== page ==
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CayFilm celebrates movies and more

| 04/07/2017 | 0 Comments
CNS Local Life

Some of the opening night crowd

(CNS Local Life): Though marred by a first-night power outage, the third annual Cayman International Film Festival still shone with more than 200 films, workshops on all aspects of movie making; a gala opening attended by international and local filmmakers, celebrities and actors; and an awards ceremony. This year’s CayFilm celebrated film, food and fashion over the four days of the festival. Among the awards presented the final night, Monday, 3 July, were two for lifetime achievement, for screenwriter James V Hart and co-founder and former chief scientist at Pixar Animation Studios, Loren Carpenter.

Among his notable work, Hart wrote Bram Stoker’s Dracula, directed by Francis Ford Coppola, which the festival screened on opening night to celebrate the film’s 25th anniversary. His other films include Hook, Epic and Contact.

Addressing the audience after receiving his award at the closing ceremony, Hart, an avid diver, said, “Cayman has been magic for me. We had a beautiful dive today with my Cayman buddies, my dive buddies.”

Thanking organisers for his “wonderful honour”, he said, “That’s why I’m here. Yeah, I write movies but I’m really here because of the magic that Cayman is.”

Carpenter is one of the creators of the PhotoRealistic RenderMan software, which changed the face of animation.

“As a kid, I read every science fiction and fantasy book I could find,” he recalled. “My imagination went way beyond the abilities of the special effects of the 50’s and 60’s. I wanted to see my imagination on the screen.”

He added, “I’m really proud of the fact that my work is actually being used today and just the other day the RenderMan programme passed its 35th anniversary.”

CNS Local Life

Loren Carpenter accepting his Lifetime Achievement Award

Other awards were presented in categories including best feature film, best animated film, best documentary and best first film. Local filmmakers were also honoured, with Trevor Murphy winning the Frank E. Flowers best local film nod for Hotel. Noting that was his first award, he quipped that since the bright lights prevented him from seeing the audience, “I can imagine you are all naked.”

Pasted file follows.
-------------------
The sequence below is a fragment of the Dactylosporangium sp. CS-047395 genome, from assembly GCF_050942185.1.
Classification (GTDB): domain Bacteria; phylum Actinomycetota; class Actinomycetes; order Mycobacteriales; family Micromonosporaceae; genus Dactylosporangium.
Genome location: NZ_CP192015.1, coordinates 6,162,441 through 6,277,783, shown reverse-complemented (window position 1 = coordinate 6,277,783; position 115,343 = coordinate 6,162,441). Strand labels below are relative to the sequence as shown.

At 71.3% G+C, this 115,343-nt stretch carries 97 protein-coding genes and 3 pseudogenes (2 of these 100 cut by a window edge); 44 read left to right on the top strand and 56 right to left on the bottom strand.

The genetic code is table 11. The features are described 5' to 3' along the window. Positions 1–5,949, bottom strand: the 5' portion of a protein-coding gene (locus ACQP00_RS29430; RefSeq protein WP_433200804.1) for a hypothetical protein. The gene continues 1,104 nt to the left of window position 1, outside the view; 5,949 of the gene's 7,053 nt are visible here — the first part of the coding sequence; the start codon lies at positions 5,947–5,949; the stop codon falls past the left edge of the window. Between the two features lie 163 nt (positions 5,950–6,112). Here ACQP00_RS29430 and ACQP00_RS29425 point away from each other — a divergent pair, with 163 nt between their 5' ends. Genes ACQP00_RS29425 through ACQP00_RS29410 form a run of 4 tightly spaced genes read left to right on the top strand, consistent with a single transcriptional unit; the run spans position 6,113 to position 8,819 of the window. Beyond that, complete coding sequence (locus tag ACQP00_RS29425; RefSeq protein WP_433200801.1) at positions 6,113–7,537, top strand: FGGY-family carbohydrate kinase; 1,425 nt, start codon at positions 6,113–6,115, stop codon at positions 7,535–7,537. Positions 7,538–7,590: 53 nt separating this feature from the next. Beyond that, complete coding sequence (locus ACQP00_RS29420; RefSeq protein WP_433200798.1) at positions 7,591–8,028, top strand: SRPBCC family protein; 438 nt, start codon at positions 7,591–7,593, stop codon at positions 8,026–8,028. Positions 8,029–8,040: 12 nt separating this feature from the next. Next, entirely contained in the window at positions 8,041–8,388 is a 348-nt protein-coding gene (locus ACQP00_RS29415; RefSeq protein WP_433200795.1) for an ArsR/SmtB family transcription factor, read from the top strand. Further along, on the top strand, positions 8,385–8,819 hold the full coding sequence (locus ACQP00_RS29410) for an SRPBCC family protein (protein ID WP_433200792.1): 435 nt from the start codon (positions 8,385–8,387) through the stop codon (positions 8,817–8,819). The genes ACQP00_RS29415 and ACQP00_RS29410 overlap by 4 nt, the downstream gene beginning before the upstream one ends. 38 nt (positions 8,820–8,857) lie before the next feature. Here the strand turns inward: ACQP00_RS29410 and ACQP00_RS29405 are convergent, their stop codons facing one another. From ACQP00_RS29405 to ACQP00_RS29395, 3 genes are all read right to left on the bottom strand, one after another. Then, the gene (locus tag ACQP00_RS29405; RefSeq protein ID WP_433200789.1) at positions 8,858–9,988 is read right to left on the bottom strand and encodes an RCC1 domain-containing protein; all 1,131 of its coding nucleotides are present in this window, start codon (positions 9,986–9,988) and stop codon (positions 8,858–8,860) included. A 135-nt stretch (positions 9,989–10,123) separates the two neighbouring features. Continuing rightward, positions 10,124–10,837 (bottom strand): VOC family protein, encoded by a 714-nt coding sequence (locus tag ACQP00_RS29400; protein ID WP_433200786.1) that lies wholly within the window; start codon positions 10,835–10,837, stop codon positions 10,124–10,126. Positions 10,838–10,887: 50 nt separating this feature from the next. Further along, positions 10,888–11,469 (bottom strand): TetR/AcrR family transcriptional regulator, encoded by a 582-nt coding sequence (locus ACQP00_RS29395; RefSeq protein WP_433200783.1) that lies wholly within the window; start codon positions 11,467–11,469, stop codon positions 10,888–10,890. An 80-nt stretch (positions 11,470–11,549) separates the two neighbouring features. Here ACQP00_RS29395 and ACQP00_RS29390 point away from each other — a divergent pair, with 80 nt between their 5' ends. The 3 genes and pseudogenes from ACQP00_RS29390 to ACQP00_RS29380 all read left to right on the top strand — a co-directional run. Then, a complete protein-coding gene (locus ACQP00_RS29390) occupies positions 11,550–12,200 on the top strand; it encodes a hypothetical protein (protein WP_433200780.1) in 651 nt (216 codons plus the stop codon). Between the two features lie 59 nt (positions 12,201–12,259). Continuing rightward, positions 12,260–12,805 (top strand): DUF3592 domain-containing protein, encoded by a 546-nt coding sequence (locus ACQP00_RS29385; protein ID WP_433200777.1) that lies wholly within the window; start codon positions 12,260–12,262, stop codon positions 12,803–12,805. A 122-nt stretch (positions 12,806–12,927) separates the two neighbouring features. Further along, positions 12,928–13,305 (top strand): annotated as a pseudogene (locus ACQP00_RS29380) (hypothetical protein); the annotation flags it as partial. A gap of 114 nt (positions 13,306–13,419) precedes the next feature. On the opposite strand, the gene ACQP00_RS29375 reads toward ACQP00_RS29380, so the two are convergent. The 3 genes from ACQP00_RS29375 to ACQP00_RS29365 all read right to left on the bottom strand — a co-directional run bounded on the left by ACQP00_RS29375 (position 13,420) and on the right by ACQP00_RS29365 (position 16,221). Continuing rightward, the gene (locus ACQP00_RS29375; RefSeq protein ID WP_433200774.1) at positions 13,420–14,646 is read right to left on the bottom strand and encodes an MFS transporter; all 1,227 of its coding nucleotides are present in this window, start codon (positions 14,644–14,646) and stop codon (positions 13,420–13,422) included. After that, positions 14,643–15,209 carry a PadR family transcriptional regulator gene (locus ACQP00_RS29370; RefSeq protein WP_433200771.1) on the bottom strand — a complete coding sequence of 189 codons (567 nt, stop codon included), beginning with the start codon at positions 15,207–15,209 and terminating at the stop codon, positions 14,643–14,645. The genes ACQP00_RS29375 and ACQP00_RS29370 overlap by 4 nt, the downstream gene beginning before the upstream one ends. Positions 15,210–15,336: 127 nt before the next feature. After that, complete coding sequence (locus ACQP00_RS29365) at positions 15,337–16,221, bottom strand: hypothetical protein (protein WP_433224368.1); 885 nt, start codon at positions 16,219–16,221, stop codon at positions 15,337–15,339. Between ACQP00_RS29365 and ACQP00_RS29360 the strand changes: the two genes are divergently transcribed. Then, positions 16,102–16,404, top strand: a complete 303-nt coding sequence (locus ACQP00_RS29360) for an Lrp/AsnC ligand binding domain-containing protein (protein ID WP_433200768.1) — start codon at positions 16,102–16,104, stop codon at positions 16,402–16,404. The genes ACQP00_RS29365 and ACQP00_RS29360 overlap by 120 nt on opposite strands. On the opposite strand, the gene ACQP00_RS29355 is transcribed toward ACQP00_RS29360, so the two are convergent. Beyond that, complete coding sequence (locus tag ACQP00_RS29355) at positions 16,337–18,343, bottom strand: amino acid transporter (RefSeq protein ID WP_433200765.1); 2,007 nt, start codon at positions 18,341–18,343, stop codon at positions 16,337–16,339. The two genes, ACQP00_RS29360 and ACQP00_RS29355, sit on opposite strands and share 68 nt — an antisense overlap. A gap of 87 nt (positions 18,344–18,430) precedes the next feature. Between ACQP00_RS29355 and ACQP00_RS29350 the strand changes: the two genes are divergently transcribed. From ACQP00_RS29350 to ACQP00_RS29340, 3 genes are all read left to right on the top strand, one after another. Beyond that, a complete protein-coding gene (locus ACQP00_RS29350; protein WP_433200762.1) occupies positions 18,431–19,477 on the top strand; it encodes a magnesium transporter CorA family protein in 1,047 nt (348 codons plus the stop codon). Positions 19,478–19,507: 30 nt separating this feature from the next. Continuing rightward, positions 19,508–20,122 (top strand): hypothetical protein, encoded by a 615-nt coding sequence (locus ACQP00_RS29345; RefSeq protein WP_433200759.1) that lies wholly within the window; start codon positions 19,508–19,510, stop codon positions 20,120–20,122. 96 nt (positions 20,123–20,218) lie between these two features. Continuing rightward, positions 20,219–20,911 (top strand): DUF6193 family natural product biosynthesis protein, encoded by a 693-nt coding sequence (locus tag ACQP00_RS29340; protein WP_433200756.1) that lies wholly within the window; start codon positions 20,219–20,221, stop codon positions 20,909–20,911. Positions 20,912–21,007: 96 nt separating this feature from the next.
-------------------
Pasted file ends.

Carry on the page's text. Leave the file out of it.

Murphy, who only started making films in 2014, noted the quality of the competition, saying, “I’d also like to congratulate all the other nominees. I’ve watched all your films over the weekend and I’m scared for next year already.”

Festival director Tony Mark said that more than 20 local films were submitted, adding, “Native son Frankie Flowers has been an inspiration to local filmmakers.”

CayFilm again included the 48-hour film challenge, which about 130 festivals also hold. On a Friday night, each filmmaker is given a character, a line of dialogue, a prop and a genre, and then has to hand in a movie two days later. Five teams out of six completed the task.

Mark recounted how close the voting was among the six judges. Each of the five teams received a first-place vote, with the sixth judge casting the deciding ballot for The Last Act, directed by Cassandra Shea.

The winning entry for best environmental film, Straws, about the harmful effects of plastic straws and the move to replace those with paper versions, particularly resonated with viewers. In accepting the award, director Linda Booker noted how “gorgeous” Cayman was, adding, “It was meaningful for me to be part of a project that brings to light something that is so simple and so small that it actually ends up in the billions every day in landfills and oceans and affecting marine life. I thank you also for being open to having paper straws here at the galas.

“We are creating products that last for centuries…and that our animals are eating. I hope that you at least will engage and be willing to be a part of the conversation…and be a part of the solution as well.”

In addition to Carpenter and Hart, who have attended previous CayFilms, other repeat participants included producer Gary Lucchesi, last year’s Lifetime Achievement Award winner, who is president of Lakeshore Entertainment. Among his credits are Million Dollar BabyThe Lincoln Lawyer and The Ugly Truth.

“This is a great film festival,” he said. “Most of the people here who have done work are doing really interesting, very independent work.” During the festival he introduced the film, Underworld Blood Wars, and attendees had a chance to take part in a one-on-one session with the producer.

“I saw a documentary that blew my socks off, Force Blue. It was really extraordinary and it was shot all in the Cayman Islands. It’s really a beautiful documentary. And that’s just one of the things I saw that was great. This is a really terrific festival. I really enjoyed it.”

Mark expects an even better festival next year. “We’re going to just keep going and making this better and better,” he said. “I really appreciate everyone that’s here and being part of this and seeing what this can bring to the island and bring to filmmaking.”

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Category: Arts, Film

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